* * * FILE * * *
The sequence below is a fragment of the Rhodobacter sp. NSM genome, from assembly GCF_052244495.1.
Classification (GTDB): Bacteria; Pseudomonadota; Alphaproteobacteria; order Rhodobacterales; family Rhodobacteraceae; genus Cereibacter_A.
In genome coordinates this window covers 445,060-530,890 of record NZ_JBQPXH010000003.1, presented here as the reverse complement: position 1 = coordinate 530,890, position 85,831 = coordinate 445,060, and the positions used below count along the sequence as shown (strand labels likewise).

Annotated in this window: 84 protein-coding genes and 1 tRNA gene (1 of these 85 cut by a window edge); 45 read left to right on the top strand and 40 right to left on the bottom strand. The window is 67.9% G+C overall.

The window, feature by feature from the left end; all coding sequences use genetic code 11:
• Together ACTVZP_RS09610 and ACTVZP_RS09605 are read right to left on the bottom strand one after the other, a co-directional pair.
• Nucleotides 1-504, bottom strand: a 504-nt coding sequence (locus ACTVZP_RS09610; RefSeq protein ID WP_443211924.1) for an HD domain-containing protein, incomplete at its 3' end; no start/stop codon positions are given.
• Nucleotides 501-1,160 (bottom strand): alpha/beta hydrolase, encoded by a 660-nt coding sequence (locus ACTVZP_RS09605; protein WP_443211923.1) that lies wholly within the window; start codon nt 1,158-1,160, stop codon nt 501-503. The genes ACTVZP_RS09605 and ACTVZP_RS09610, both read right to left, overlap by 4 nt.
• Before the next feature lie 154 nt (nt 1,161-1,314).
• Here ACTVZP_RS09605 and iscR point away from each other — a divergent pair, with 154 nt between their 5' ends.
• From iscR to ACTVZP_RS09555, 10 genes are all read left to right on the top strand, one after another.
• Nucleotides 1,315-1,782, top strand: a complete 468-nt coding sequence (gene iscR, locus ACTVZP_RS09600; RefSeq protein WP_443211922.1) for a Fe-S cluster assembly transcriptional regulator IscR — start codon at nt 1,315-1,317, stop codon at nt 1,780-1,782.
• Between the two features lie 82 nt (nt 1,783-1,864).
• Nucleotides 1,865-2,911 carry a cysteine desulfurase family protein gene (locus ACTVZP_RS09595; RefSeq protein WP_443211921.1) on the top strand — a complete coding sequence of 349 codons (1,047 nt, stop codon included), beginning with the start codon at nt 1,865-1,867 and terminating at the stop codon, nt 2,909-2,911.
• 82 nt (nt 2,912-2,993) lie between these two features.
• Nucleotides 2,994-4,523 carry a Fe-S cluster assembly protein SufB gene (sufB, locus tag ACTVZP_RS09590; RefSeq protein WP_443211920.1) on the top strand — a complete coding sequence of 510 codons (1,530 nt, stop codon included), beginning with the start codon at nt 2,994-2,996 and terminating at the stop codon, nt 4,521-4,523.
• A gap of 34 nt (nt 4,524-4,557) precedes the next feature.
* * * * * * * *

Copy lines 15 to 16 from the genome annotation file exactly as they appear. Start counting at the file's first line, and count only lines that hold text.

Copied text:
• 82 nt (nt 2,912-2,993) lie between these two features.
• Nucleotides 2,994-4,523 carry a Fe-S cluster assembly protein SufB gene (sufB, locus tag ACTVZP_RS09590; RefSeq protein WP_443211920.1) on the top strand — a complete coding sequence of 510 codons (1,530 nt, stop codon included), beginning with the start codon at nt 2,994-2,996 and terminating at the stop codon, nt 4,521-4,523.